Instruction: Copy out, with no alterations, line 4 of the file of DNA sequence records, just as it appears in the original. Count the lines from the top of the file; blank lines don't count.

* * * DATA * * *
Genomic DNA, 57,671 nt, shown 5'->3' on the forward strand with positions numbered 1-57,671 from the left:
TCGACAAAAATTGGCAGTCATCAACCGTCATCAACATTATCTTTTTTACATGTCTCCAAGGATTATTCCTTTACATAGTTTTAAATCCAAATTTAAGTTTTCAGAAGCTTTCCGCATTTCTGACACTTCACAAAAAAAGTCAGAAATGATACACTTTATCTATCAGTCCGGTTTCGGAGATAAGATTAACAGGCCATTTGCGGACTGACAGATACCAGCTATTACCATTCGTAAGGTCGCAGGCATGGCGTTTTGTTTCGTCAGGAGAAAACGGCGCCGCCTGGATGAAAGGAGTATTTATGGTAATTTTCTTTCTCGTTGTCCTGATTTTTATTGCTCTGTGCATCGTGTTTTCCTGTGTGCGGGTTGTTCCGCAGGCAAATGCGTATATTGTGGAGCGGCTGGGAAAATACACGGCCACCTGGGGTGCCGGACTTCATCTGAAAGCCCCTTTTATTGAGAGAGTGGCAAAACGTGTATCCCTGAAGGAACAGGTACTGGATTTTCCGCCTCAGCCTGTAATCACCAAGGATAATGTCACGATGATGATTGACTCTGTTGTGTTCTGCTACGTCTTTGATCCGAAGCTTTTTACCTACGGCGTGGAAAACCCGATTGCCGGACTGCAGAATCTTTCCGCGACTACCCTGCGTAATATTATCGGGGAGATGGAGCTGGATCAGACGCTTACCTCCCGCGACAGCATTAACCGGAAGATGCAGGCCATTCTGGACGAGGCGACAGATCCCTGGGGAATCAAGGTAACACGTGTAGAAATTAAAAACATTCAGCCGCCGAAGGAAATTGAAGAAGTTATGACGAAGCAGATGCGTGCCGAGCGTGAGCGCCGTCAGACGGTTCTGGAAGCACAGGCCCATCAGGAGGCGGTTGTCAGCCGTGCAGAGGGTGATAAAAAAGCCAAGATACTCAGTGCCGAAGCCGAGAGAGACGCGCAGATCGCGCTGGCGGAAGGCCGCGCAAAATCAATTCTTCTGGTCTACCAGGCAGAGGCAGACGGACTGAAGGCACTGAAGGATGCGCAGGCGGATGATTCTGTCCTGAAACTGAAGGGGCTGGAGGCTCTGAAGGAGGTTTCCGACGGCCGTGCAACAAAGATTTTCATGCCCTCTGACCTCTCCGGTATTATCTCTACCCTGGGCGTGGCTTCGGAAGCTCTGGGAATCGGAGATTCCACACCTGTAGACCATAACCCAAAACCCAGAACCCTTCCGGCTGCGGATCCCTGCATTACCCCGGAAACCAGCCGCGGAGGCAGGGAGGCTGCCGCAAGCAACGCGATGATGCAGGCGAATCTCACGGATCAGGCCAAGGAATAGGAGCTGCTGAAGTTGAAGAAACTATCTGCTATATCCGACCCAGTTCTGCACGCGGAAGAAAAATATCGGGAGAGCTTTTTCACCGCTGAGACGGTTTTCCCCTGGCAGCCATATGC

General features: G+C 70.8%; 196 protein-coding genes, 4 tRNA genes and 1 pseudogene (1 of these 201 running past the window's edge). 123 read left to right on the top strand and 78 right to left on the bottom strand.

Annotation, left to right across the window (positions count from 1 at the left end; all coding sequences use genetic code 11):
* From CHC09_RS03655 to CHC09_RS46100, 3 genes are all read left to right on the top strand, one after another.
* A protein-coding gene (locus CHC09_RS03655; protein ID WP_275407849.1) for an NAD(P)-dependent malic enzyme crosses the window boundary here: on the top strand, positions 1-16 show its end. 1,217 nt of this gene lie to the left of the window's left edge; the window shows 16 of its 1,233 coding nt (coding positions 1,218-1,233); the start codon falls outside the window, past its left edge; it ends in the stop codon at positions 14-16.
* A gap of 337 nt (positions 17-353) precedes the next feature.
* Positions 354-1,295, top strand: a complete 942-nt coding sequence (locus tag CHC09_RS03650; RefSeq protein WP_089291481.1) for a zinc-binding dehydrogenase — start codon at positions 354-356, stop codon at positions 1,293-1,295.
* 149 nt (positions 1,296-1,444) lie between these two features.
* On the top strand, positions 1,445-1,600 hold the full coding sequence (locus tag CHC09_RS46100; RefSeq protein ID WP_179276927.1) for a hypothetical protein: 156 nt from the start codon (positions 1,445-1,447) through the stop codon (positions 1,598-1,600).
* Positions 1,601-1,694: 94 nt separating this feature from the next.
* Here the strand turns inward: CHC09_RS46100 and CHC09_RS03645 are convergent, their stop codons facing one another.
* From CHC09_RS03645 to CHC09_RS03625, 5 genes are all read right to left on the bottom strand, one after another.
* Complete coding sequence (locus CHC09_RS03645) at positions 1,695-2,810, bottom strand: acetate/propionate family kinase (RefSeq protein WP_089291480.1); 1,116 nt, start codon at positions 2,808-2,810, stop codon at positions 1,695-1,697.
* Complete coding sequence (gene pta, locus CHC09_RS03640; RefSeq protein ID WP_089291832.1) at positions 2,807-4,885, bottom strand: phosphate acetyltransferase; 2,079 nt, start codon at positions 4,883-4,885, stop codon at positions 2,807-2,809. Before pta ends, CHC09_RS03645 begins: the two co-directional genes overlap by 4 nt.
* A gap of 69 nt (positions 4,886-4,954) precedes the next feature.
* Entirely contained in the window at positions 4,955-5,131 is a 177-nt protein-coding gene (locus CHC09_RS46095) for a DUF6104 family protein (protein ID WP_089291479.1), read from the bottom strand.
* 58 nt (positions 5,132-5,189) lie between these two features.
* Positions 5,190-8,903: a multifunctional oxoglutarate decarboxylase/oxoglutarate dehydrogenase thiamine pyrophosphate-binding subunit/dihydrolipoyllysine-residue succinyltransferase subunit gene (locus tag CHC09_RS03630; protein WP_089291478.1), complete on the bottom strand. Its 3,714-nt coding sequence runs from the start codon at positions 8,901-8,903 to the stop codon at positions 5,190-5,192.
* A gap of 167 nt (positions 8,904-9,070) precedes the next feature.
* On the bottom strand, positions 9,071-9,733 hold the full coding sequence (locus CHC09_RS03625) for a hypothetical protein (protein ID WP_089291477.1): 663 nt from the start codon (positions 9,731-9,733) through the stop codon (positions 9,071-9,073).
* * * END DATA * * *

Annotation, left to right across the window (positions count from 1 at the left end; all coding sequences use genetic code 11):